Melissa Pearce for ADORE Magazine


''Young Leader of the Year (age 30 or below) was awarded to Chris Benham (from New Zealand’s The Inspired Collection) who made a promising impression at the 2011 show and has been forging a relationship with China’s bridal jewellery chain Hiersun.'

The Hong Kong Jewellery & Gem Fair marked its 30th anniversary with more exhibitors than ever coming from as many as 48 countries. The Thai Pavilion was a formidable zone and again, the biggest international player with 383 companies, more than double last year’s turnout, demonstrating the country’s increasing manufacturing might on the global stage. The inaugural Poland Pavilion with 17 Polish exhibitors brought the total number of group pavilions to 22.


It was the first year of two new award initiatives. The JNA Awards, spearheaded by Jewellery News Asia, celebrates excellence and achievement in the industry across 10 categories, in a glittering night at The Ritz-Carlton. Chow Tai Fook, the world’s largest jewellery retailer by market value, with more than 1,600 points of sale in Greater China, Singapore and Malaysia, took Brand of the Year, while Retailer of the Year was awarded to Luk Fook Holdings (International). The Lifetime Achievement Award was presented to Nicky Oppenheimer for his outstanding contribution to the diamond industry in more than 44 years. The accolade marks the fourth industry tribute this year to the 67-year-old chairman of De Beers. Young Leader of the Year (age 30 or below) was awarded to Chris Benham (from New Zealand’s The Inspired Collection) who made a promising impression at the 2011 show and has been forging a relationship with China’s bridal jewellery chain Hiersun.

The IU Awards International Gem Cutting and Jewellery Design Competition, which finalised its judging in the middle of the year, formally awarded its prizes at the welcome reception. The event is the first global competition that pays attention to thecreative talents of the coloured gemstones segment.

Hong Kong’s Ip Suen Hang was declared champion among 19 finalists in the Jewellery Design Competition with the Dragon Awakening necklace, and Russia’s Natalia Samorukova trumped 25 finalists in the Gem-Cutting Competition with her Chrysanthemum. In both competition segments, the artists were evaluated according to aesthetics craftsmanship, saleability, wearability, creativity and originality.


One of the highlights of the fair was a collaborative piece by Rio Tinto and Chow Tai Fook that showed a landmark Argyle pink diamond and rare imperial jade necklace valued at US$5.5 million. The design was a romantic union between East and West that combined more than 43cts of Argyle pink diamonds on two encrusted Hong Kong camellias with jade beads. Camellia hongkongensis was discovered in Victoria Peak on Hong Kong Island in 1849. This small evergreen tree blooms from December to February each year, and is unique because it is the only red flowering plant of the camellia species. This creation was a suitably elegant nod to history as it featured traditional and heirloom jadeite design motifs.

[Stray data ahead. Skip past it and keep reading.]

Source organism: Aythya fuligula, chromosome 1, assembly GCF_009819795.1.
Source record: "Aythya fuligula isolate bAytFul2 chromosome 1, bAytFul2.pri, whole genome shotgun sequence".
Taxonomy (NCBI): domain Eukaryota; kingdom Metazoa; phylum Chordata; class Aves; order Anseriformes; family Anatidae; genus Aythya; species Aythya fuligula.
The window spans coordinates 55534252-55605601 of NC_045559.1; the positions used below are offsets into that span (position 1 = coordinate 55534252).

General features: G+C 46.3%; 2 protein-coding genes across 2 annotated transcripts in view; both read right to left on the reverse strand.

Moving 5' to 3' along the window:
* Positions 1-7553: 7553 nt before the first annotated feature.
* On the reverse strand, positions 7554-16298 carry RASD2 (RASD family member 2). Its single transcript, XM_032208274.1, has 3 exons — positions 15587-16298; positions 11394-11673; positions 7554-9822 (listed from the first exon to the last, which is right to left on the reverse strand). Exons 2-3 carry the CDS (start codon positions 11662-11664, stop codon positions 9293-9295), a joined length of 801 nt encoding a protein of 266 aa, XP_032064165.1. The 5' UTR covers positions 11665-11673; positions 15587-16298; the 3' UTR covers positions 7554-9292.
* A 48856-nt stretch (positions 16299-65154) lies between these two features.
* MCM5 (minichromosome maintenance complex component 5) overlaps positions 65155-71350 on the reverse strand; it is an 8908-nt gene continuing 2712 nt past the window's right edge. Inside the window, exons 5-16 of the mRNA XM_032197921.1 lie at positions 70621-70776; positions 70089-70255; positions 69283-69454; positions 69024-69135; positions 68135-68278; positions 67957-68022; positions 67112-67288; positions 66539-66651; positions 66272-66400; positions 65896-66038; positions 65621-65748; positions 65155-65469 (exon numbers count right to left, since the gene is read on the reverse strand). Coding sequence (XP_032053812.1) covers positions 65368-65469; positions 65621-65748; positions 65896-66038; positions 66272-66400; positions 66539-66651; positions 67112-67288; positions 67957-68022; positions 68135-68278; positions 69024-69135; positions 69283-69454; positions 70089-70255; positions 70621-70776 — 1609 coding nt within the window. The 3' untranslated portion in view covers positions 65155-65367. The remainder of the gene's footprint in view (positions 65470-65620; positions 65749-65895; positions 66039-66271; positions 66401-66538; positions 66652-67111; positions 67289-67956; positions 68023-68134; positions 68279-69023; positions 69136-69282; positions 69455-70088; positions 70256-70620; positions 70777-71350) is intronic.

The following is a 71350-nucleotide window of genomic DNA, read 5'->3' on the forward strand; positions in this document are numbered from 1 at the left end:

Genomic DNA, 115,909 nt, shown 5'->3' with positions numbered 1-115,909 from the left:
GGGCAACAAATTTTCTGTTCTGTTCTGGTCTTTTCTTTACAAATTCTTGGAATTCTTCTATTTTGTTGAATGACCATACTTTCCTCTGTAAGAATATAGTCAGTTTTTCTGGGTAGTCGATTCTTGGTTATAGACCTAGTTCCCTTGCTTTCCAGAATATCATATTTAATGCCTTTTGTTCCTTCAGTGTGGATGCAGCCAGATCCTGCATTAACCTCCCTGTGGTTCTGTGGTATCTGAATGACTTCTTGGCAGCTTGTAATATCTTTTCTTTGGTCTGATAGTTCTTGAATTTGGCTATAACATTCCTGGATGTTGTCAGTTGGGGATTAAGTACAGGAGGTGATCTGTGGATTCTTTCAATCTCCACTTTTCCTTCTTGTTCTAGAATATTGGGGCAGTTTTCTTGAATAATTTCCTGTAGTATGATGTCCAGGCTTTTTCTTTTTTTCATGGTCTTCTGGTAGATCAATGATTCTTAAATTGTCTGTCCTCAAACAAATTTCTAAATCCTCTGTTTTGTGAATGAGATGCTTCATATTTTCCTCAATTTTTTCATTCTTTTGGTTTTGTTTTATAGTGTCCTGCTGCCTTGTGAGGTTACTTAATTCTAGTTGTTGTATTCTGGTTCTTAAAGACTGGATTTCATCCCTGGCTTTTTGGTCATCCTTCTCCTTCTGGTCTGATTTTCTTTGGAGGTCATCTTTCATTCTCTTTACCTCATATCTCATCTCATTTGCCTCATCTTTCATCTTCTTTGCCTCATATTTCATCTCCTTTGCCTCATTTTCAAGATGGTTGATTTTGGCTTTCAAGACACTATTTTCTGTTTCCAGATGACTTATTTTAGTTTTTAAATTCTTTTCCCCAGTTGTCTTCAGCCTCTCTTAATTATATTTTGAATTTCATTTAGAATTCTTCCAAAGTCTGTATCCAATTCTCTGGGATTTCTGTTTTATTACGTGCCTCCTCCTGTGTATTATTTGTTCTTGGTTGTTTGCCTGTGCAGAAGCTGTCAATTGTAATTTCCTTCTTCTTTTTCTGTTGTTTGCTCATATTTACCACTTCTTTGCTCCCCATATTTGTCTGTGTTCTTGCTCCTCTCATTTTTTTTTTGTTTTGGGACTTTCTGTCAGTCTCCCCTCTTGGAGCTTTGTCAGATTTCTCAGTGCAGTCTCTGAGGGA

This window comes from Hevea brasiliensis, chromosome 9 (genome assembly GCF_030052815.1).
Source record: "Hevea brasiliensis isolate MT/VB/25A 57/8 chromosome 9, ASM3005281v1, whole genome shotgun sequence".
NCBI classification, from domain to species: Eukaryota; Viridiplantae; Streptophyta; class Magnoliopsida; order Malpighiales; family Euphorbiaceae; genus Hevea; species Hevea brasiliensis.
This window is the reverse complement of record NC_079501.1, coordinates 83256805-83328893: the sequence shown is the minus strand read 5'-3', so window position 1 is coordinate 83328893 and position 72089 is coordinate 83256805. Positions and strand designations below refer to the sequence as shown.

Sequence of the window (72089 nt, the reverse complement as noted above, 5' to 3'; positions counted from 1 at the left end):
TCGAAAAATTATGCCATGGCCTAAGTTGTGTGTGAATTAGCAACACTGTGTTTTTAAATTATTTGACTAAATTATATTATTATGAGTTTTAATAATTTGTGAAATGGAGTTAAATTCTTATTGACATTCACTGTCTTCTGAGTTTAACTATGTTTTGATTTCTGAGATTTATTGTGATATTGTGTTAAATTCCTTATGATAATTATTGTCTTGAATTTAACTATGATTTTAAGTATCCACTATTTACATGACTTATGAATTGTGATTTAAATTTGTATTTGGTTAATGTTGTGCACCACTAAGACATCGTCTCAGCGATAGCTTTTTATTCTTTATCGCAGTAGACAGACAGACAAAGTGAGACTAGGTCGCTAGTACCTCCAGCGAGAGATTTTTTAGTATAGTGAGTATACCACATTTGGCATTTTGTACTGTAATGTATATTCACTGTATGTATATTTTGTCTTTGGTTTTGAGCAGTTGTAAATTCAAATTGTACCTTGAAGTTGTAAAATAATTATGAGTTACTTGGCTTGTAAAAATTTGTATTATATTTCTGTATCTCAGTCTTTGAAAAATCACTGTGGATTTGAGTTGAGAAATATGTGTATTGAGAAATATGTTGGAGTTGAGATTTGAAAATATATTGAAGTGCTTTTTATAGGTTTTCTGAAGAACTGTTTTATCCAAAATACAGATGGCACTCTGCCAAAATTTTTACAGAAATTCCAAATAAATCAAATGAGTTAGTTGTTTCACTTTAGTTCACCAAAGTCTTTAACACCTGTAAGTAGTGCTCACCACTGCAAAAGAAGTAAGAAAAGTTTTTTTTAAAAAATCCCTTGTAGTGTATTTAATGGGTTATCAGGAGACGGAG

Sharply contrasting with traditional Asian jewellery was an extreme modern glamour that fuses motifs from traditional ethnic wear and space-age minimalism. The latter’s monochrome preferences and urban midnight colourscapes were used to a cool and dramatic effect. Following the palette of the Autumn/Winter 2012 catwalk shows, deep blues, especially when combined with black, were popular tones expressed by the choice of sapphires, tanzaniteaquamarine and topaz.

Green tourmaline is also of rising interest to Chinese customers. At one of the industry advisory board panel press conferences, Anthony Mong, vice president of the Hong Kong Gemstone Manufacturers Association, noted a significant improvement in China’s coloured gemstone market. Mong revealed 20 percent growth in the market and expects this trend to continue in the coming years.

Pearls continue to be popular with the bustling Pearl Pavilion awashed with the finest selection of South Sea, Tahitian, Akoya and freshwater pearls, from sources such as mainland Tahiti, China, Japan, the Philippines. They were mixed with everything from silver Indian beads to black diamonds.


Palladium was explored by a number of Hong Kong jewellers, including Unicorn Jewelry Design. The metal offers superb stone security because of its hardness, making it ideal for holding large gemstones, while also allowing maximum illumination. Added appeals comprise durability, lustre and hypoallergenic purity on par with its superior forerunner, platinum. While platinum and palladium come from the same group of metals and share many physical properties, their difference in price point curtails an even playing ground.

That said, the traditional price gap between the two is diminishing; while platinum once sold for four times the price of palladium, it is now twice the price. But perhaps the metal’s main enticements are its lightness (platinum is much denser, with palladium about half its weight) that makes it very comfortable to wear; and its malleability in the hands of designers who wish to pursue intricate pieces. It can be drawn into fine threads and beaten into a leaf form finer than a strand of silk. Due to its scarcity, industry insiders predict an increasing demand of palladium in the wedding ring market. 

View The Inspired Collection's Platinum Rings and Palladium Rings.